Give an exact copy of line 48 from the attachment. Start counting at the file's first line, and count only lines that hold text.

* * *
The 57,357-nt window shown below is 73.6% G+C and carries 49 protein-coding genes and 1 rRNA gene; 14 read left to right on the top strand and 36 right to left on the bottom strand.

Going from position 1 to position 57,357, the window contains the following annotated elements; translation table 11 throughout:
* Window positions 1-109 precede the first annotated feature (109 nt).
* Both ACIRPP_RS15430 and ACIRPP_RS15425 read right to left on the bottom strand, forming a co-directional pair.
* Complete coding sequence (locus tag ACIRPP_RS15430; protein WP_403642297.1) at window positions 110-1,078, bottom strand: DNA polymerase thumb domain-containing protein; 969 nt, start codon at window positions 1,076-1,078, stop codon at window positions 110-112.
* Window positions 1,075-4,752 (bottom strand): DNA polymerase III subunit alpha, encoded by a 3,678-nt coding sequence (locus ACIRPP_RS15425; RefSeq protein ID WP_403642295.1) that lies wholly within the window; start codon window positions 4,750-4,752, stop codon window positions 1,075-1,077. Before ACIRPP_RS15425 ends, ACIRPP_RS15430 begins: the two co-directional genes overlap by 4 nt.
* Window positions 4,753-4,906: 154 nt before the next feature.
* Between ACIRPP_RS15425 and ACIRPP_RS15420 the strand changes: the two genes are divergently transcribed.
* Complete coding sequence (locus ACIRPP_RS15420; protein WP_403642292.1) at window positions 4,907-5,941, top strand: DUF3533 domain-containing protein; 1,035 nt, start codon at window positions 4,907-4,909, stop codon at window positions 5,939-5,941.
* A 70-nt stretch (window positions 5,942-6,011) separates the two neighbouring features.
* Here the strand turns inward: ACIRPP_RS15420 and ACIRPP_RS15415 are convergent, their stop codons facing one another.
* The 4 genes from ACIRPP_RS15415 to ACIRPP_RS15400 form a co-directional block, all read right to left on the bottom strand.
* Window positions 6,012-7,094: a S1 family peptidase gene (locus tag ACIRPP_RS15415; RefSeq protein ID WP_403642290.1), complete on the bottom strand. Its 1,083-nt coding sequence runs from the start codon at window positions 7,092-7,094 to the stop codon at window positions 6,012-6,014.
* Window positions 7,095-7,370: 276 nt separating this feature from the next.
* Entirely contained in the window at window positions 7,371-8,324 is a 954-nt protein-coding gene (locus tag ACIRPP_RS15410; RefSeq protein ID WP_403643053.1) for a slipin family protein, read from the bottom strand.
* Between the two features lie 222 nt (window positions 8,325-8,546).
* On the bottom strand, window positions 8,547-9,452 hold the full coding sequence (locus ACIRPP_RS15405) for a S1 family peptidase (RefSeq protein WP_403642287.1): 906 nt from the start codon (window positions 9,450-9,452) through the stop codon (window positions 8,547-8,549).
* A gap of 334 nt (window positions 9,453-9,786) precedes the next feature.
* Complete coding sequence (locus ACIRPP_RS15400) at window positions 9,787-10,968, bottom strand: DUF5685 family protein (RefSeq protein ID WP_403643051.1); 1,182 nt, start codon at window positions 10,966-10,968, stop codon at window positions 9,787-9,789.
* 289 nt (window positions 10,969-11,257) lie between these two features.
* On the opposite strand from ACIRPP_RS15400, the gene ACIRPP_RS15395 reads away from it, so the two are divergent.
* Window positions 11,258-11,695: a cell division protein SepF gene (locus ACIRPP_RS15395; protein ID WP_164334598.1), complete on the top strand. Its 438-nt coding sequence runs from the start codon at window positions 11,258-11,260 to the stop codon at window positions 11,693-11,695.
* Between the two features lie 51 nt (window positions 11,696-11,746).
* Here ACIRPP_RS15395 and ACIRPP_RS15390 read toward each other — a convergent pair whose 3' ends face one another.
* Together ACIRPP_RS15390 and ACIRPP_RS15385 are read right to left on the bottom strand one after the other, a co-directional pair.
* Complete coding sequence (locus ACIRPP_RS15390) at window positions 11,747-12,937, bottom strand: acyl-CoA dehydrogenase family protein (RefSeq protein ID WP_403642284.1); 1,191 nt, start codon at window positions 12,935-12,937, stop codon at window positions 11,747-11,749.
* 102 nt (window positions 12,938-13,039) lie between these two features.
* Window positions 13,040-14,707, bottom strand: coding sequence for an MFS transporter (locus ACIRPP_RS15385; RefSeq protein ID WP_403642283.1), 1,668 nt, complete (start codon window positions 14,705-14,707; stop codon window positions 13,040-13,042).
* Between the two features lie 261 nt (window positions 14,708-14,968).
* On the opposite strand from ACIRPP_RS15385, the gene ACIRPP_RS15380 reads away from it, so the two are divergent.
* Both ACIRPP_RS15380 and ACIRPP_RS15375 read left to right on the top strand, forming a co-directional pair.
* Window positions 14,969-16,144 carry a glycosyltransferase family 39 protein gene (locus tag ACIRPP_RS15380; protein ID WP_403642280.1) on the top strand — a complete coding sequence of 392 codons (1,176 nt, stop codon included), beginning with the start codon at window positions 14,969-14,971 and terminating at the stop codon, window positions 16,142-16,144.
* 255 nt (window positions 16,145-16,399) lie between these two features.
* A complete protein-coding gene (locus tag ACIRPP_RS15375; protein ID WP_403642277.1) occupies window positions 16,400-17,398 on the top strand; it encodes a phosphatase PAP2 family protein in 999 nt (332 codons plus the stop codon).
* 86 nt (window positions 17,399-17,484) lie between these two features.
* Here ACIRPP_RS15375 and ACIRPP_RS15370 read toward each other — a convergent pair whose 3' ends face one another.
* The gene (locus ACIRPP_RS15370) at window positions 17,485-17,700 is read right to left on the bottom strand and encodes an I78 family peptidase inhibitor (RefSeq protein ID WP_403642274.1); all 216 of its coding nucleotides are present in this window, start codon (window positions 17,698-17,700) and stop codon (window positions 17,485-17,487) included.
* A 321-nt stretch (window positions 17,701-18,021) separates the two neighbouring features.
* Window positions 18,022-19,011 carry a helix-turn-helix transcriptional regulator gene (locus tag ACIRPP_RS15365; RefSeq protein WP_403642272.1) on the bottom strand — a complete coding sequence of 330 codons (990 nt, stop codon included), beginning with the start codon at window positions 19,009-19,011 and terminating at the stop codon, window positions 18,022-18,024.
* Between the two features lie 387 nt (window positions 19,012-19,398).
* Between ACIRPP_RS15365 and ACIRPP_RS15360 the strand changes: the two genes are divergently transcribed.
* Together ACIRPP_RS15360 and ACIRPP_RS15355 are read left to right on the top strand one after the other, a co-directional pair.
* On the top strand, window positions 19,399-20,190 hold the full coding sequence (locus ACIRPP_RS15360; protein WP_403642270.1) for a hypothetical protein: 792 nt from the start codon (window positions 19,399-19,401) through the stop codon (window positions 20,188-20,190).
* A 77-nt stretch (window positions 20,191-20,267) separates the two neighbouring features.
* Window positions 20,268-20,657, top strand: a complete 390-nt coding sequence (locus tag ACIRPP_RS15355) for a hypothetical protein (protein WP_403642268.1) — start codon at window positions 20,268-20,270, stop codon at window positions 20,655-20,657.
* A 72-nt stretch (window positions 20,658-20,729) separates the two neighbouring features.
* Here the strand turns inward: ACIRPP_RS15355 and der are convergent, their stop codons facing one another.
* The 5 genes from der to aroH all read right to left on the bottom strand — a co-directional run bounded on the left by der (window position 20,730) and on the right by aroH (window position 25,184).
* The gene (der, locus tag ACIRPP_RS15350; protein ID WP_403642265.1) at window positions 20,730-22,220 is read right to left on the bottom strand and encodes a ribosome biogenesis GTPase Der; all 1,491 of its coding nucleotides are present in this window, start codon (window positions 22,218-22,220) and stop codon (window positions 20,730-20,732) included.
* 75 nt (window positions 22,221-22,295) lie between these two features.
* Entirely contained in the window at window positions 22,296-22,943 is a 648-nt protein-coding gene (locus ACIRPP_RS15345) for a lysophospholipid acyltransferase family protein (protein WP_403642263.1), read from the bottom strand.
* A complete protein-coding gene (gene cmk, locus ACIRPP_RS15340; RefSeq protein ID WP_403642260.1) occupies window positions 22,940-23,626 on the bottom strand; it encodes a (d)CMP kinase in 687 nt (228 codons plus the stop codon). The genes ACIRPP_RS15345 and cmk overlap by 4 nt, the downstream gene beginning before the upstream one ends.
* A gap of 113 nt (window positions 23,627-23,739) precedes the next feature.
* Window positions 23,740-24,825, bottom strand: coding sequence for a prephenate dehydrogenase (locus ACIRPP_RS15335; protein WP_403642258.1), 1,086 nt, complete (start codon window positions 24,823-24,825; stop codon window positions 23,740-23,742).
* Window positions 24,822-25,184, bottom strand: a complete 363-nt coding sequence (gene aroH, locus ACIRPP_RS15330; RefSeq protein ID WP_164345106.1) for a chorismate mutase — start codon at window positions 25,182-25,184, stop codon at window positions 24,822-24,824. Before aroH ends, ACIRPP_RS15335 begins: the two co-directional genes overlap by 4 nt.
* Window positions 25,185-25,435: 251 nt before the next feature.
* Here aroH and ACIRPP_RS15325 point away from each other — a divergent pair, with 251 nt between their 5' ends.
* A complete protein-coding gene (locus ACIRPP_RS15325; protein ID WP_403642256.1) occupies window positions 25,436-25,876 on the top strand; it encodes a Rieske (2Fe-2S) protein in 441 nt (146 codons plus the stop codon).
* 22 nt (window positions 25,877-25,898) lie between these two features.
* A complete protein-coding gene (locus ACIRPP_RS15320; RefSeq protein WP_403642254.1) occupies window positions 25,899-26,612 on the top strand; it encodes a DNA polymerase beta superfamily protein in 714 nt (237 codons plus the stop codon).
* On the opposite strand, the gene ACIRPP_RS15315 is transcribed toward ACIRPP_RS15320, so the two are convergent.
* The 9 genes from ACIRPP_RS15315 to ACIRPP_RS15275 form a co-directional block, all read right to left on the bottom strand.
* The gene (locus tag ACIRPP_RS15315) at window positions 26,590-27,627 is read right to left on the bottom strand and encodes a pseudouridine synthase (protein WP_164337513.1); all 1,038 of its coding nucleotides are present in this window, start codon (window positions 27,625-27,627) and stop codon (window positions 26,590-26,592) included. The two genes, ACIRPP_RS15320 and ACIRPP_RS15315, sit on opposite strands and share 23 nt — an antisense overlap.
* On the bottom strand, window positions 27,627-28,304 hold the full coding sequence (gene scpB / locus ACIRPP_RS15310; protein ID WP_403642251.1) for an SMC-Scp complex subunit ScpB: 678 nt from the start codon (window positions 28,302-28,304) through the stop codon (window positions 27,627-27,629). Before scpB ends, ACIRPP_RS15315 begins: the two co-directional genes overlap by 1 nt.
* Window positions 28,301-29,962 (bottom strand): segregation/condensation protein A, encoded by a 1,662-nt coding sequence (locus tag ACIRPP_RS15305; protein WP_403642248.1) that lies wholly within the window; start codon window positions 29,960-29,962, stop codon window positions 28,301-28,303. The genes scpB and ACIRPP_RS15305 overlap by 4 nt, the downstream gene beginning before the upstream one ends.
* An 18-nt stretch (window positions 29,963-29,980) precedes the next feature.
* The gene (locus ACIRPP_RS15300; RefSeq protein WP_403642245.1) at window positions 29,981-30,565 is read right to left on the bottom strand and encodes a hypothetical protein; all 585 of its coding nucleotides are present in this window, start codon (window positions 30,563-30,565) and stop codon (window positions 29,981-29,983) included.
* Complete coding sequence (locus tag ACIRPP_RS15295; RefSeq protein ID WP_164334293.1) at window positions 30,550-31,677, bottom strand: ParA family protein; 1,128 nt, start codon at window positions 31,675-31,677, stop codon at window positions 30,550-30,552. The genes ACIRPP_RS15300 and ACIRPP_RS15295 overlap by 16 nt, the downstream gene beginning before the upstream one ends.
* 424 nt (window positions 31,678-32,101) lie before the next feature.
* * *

* The 5 genes from der to aroH all read right to left on the bottom strand — a co-directional run bounded on the left by der (window position 20,730) and on the right by aroH (window position 25,184).